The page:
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Untimely Figures: Edgar Allan Poe, Journalism, and the Literary Imagination

Lopez, Lope (2010) Untimely Figures: Edgar Allan Poe, Journalism, and the Literary Imagination. Doctoral Dissertation, University of Pittsburgh. (Unpublished)

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This dissertation is a study of Edgar Allan Poe that illustrates the values for originality and creativity that he sought to institute for literature, and the connections that these values have to literary criticism. This dissertation seeks to accomplish this, first, by performing close readings of Poe's criticism and fiction - especially the Marginalia, which is a cornerstone of this study - in order to demonstrate the importance of discontinuity in Poe's understanding of creativity and historical emergence. I argue that Poe attempted to figure the work of the creative imagination in literature and criticism as a temporal and spatial discontinuity in order to confront the mechanical entrainment produced by the new forms and technologies of mass print. Secondly, the readings performed in this dissertation address and respond to the problems raised recently by Poe studies, which question Poe's relation to the US. This recent work on Poe claims that Poe scholarship has suffered in light of a-historical and foreign studies that have concealed Poe's relation to history. Critics, therefore, have lately proposed a closer contextualization of Poe's work to return him to his rightful place in history as an American author. In disclosing the ongoing intention of Poe's writing to seek discontinuity from temporal entrainment, however, this dissertation illustrates how the contextualization of Poe within "America" proposed by recent Poe studies colludes with the practices that Poe confronted. Further, this dissertation illustrates the discontinuous as an affirmation of historical emergence rather than a desire for an a-historical withdrawal, as numerous contextualizing studies of Poe have done. The readings of Poe offered here serve to illustrate how recent Poe studies - far from offering the authentic version of Poe that they promise - actually function as an effect of the tendencies expressed in journalism that produce a static, linear-chronological conception of time. This dissertation concludes, therefore, that much recent work in Poe studies obscures Poe's understanding of creation, as well as the value for literature and criticism that Poe tied to possibilities for historical emergence.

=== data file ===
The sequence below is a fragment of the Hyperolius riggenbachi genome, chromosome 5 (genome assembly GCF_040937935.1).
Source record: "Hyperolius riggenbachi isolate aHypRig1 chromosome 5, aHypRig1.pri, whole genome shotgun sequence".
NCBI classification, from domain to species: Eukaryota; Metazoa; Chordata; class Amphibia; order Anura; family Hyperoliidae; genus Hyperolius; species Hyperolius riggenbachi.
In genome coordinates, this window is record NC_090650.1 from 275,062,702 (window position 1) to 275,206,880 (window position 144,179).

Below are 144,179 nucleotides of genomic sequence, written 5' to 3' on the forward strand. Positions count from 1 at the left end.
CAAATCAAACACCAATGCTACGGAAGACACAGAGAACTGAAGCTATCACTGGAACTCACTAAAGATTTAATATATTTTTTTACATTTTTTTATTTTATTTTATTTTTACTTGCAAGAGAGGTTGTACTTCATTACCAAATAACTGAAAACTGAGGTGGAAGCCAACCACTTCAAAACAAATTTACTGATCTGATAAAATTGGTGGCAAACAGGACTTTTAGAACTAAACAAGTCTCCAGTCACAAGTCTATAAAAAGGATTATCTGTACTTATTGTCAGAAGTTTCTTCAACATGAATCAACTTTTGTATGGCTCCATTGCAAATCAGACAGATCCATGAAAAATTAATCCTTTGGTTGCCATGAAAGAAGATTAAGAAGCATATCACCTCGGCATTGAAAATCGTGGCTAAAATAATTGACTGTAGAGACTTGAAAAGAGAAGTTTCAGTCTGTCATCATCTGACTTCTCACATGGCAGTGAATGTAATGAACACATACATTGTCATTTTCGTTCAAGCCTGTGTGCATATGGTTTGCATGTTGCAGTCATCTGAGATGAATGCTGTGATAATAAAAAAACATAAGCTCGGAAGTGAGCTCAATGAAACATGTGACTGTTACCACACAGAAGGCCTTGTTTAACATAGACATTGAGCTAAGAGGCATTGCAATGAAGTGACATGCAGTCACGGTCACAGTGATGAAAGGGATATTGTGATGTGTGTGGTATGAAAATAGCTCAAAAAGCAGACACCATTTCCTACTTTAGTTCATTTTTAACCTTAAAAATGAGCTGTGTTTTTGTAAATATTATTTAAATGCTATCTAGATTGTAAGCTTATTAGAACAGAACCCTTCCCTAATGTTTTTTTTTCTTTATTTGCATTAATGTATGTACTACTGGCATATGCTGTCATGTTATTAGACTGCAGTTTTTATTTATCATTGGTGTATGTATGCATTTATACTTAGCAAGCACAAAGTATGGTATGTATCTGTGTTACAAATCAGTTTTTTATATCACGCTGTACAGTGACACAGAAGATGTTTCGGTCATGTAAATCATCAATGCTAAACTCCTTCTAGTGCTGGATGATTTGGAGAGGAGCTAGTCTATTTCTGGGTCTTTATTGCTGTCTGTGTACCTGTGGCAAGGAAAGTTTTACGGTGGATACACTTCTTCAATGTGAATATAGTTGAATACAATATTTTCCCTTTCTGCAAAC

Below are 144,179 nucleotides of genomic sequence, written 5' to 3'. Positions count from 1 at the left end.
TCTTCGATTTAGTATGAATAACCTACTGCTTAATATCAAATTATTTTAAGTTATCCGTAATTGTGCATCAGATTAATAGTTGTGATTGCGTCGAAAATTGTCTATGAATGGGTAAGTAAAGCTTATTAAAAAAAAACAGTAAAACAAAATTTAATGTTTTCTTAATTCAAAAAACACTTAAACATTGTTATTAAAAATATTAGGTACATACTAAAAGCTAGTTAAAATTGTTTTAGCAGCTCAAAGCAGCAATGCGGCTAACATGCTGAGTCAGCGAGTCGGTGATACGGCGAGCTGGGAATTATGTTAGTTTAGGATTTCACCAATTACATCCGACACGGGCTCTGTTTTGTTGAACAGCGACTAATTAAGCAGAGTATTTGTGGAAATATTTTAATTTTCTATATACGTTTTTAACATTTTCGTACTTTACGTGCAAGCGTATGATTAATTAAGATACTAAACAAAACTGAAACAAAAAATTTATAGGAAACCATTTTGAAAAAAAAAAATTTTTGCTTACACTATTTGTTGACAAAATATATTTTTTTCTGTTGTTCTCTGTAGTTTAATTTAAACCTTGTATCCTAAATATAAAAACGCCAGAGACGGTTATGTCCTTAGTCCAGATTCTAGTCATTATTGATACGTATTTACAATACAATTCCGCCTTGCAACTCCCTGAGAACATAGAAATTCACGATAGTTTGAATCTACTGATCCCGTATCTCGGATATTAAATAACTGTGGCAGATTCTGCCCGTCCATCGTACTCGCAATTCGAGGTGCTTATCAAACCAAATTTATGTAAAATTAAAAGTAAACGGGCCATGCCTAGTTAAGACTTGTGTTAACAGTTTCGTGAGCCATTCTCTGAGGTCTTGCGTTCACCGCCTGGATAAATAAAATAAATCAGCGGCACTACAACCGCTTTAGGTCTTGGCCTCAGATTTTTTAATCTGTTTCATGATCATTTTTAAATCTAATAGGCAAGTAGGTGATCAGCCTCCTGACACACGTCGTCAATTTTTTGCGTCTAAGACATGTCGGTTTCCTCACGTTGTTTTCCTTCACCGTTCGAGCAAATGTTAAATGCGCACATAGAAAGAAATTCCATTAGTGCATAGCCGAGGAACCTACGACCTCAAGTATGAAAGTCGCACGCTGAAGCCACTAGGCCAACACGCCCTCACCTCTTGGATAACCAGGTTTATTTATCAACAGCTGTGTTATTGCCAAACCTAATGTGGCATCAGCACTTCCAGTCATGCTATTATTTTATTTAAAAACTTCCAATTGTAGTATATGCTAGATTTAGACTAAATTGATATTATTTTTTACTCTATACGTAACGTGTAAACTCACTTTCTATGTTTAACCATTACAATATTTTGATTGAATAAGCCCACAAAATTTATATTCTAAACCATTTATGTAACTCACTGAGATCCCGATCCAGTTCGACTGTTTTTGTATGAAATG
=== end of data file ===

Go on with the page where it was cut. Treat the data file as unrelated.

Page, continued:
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Item Type: University of Pittsburgh ETD
Status: Unpublished
CreatorsEmailPitt UsernameORCID
ETD Committee:
TitleMemberEmail AddressPitt UsernameORCID
Committee ChairBove, Paulbove@pitt.eduBOVE
Committee MemberPease,
Committee MemberWatts,
Committee MemberJudy, Ronaldbuchnfar@pitt.eduBUCHNFAR
Committee MemberScott, Williamwdscott@pitt.eduWDSCOTT
Date: 22 June 2010
Date Type: Completion
Defense Date: 28 October 2009
Approval Date: 22 June 2010
Submission Date: 8 April 2010
Access Restriction: No restriction; Release the ETD for access worldwide immediately.
Institution: University of Pittsburgh
Schools and Programs: Dietrich School of Arts and Sciences > English
Degree: PhD - Doctor of Philosophy
Thesis Type: Doctoral Dissertation
Refereed: Yes
Uncontrolled Keywords: criticism and interpretation; Edgar Allan Poe; mass media; american literature; plagiarism
Other ID:, etd-04082010-205613
Date Deposited: 10 Nov 2011 19:35
Last Modified: 15 Nov 2016 13:39


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